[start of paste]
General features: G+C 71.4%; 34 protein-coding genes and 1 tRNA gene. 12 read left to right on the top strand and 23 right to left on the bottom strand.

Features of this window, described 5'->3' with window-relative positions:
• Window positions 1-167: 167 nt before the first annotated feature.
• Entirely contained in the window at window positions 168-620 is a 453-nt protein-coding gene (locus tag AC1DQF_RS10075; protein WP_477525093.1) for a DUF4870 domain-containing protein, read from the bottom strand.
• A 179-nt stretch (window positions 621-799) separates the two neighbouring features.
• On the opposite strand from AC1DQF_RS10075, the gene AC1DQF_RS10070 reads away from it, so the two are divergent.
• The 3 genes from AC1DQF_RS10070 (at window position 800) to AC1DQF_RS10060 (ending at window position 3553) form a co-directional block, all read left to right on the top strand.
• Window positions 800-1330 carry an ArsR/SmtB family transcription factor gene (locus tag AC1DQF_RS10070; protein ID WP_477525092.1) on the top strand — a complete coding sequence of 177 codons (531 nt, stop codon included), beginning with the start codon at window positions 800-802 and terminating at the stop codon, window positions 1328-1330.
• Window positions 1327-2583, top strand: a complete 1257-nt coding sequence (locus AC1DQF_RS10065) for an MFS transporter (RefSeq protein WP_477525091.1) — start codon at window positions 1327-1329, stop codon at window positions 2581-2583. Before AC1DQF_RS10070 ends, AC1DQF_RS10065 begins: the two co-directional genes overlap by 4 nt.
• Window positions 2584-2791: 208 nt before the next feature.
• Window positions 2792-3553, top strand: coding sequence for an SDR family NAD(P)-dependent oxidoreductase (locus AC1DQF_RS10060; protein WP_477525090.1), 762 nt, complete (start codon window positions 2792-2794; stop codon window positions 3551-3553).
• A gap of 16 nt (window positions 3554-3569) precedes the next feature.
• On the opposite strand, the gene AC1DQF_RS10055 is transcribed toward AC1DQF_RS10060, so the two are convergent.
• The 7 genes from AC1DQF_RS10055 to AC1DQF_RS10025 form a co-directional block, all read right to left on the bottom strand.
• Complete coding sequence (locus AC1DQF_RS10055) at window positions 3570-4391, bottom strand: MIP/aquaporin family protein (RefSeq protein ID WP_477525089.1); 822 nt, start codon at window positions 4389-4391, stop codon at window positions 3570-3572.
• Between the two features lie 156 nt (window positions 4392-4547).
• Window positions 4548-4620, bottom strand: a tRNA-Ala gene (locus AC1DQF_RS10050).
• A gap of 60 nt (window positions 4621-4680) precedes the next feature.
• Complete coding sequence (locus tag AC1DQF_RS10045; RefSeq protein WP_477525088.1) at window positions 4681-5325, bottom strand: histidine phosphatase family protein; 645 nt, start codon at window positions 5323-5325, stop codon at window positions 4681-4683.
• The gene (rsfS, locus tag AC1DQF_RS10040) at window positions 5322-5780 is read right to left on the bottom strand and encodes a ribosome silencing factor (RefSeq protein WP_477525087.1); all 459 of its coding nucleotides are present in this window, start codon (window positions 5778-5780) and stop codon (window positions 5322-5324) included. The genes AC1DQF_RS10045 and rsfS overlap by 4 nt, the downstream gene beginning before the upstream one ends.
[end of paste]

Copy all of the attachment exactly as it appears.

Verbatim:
General features: G+C 71.4%; 34 protein-coding genes and 1 tRNA gene. 12 read left to right on the top strand and 23 right to left on the bottom strand.

Features of this window, described 5'->3' with window-relative positions:
• Window positions 1-167: 167 nt before the first annotated feature.
• Entirely contained in the window at window positions 168-620 is a 453-nt protein-coding gene (locus tag AC1DQF_RS10075; protein WP_477525093.1) for a DUF4870 domain-containing protein, read from the bottom strand.
• A 179-nt stretch (window positions 621-799) separates the two neighbouring features.
• On the opposite strand from AC1DQF_RS10075, the gene AC1DQF_RS10070 reads away from it, so the two are divergent.
• The 3 genes from AC1DQF_RS10070 (at window position 800) to AC1DQF_RS10060 (ending at window position 3553) form a co-directional block, all read left to right on the top strand.
• Window positions 800-1330 carry an ArsR/SmtB family transcription factor gene (locus tag AC1DQF_RS10070; protein ID WP_477525092.1) on the top strand — a complete coding sequence of 177 codons (531 nt, stop codon included), beginning with the start codon at window positions 800-802 and terminating at the stop codon, window positions 1328-1330.
• Window positions 1327-2583, top strand: a complete 1257-nt coding sequence (locus AC1DQF_RS10065) for an MFS transporter (RefSeq protein WP_477525091.1) — start codon at window positions 1327-1329, stop codon at window positions 2581-2583. Before AC1DQF_RS10070 ends, AC1DQF_RS10065 begins: the two co-directional genes overlap by 4 nt.
• Window positions 2584-2791: 208 nt before the next feature.
• Window positions 2792-3553, top strand: coding sequence for an SDR family NAD(P)-dependent oxidoreductase (locus AC1DQF_RS10060; protein WP_477525090.1), 762 nt, complete (start codon window positions 2792-2794; stop codon window positions 3551-3553).
• A gap of 16 nt (window positions 3554-3569) precedes the next feature.
• On the opposite strand, the gene AC1DQF_RS10055 is transcribed toward AC1DQF_RS10060, so the two are convergent.
• The 7 genes from AC1DQF_RS10055 to AC1DQF_RS10025 form a co-directional block, all read right to left on the bottom strand.
• Complete coding sequence (locus AC1DQF_RS10055) at window positions 3570-4391, bottom strand: MIP/aquaporin family protein (RefSeq protein ID WP_477525089.1); 822 nt, start codon at window positions 4389-4391, stop codon at window positions 3570-3572.
• Between the two features lie 156 nt (window positions 4392-4547).
• Window positions 4548-4620, bottom strand: a tRNA-Ala gene (locus AC1DQF_RS10050).
• A gap of 60 nt (window positions 4621-4680) precedes the next feature.
• Complete coding sequence (locus tag AC1DQF_RS10045; RefSeq protein WP_477525088.1) at window positions 4681-5325, bottom strand: histidine phosphatase family protein; 645 nt, start codon at window positions 5323-5325, stop codon at window positions 4681-4683.
• The gene (rsfS, locus tag AC1DQF_RS10040) at window positions 5322-5780 is read right to left on the bottom strand and encodes a ribosome silencing factor (RefSeq protein WP_477525087.1); all 459 of its coding nucleotides are present in this window, start codon (window positions 5778-5780) and stop codon (window positions 5322-5324) included. The genes AC1DQF_RS10045 and rsfS overlap by 4 nt, the downstream gene beginning before the upstream one ends.